By: Elaine Day
August 24, 2023

In the current financial environment, you’ve likely seen a variety of rate promotions for different account types, and you may be wondering the best way to make these promotions work for your financial goals. If so, this blog post is for you. Below, I—First Carolina Bank’s Corporate Marketing and Communications Advisor—will draw on my branch banking background to break down the nuances of each type of account.

One thing to note before we jump into the accounts themselves is that at First Carolina Bank, we compound interest daily and credit it to your account monthly for money market and CD accounts and quarterly for savings accounts. You can see the interest build each day in your online banking as well as the amount paid out year-to-date. This is an easier way to track your interest rather than trying to manually calculate it, as those kinds of calculations can get complicated when accounting for the interest credited.


When you think of your typical savings account, this is the product you’re envisioning, and it’s perfect for those who are just starting a savings journey and don’t have as much money to put into the account. It has a lower minimum balance requirement and will have the lowest variable interest rate of the accounts listed in this post as a result, and since it is a savings account, you are limited in the amount of transfers or withdrawals you can make—no more than six per statement cycle, which is quarterly at First Carolina Bank. That limit will help hold you accountable to keeping the money in your rainy day fund!

There is also a minor savings option for children starting at birth through age 17. The minor can be listed on the account, so it’s a great way to introduce them to banking and savings.


If you have a little more money saved up, want to earn a higher interest rate, and need the funds to be accessible, a money market account is the route for you. At First Carolina, our standard product in this category is our Carolina Money Market, and the rate is tiered and variable based on the balance in your account. From time to time, we will also run rate specials, and you will be placed in a resulting special money market product for back-end tracking and maintenance purposes.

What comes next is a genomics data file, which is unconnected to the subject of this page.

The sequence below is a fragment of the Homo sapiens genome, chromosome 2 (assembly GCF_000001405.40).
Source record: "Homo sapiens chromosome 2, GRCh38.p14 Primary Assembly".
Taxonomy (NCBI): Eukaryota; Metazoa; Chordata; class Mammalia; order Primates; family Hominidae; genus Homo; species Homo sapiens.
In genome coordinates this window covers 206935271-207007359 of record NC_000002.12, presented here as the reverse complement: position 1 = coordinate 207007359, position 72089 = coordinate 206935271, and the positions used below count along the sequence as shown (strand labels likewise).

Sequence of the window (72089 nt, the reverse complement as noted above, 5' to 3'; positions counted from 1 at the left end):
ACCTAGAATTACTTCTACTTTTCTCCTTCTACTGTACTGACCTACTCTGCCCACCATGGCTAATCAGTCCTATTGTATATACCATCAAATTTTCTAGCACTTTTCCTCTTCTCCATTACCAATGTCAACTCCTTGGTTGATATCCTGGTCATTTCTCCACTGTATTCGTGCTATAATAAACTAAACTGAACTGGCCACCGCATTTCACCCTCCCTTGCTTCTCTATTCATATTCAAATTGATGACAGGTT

Like the traditional savings account, the limit of six transfers or withdrawals per statement cycle applies, though our statement cycle is monthly for money market accounts, so you have a bit more flexibility. Should you exceed this number, an excessive transaction fee may apply, or your account may be converted to a checking product. But, the higher the balance in the account, the higher the interest rate, so these limitations work for your benefit!


A Certificate of Deposit, more commonly known as a CD, is a time deposit product. This means that you are agreeing to lock away your deposit—our minimum for CDs is $5,000—for a set amount of time, and you will earn a fixed interest rate for the entire duration. The rate is typically higher than other interest-bearing products due to the guaranteed timeframe, which can range from a few months to a few years. In the event that you need to access the funds before the CD duration concludes, or matures, you will be assessed an early withdrawal penalty—so, if there is any doubt regarding your need for the funds, a money market might be better for you.

When the CD matures, you can either receive a cashier’s check with the initial deposit amount plus the interest accrued, transfer the funds into another kind of account, or you can roll the entire balance into a new CD at the then-standard rate we are offering at that time.


If you’re looking to deposit and earn interest on larger sums of money, we offer ICS and CDARS products to make sure those funds are covered by the FDIC. ICS stands for IntraFi Cash Service, and CDARS is short for Certificate of Deposit Account Registry Service. These services provide FDIC insurance on deposits greater than $250,000. Your funds are divided into deposits below that threshold at multiple FDIC-insured institutions, but you receive all account support through your First Carolina Bank bankers. Additionally, the interest rates for these accounts are set by us and not another institution.

ICS places your funds into demand deposit and money market accounts, while CDARS is a CD-based product. So, as discussed in above sections, if you’d like more consistent access to the money, ICS is the right route, but if you’re comfortable setting it aside for a longer period of time, CDARS is a great option.

If you’re still unsure where to start, let your local bankers help you! Our team is more than happy to talk through these options as part of a greater discussion about your current financial situation and future goals. Happy saving!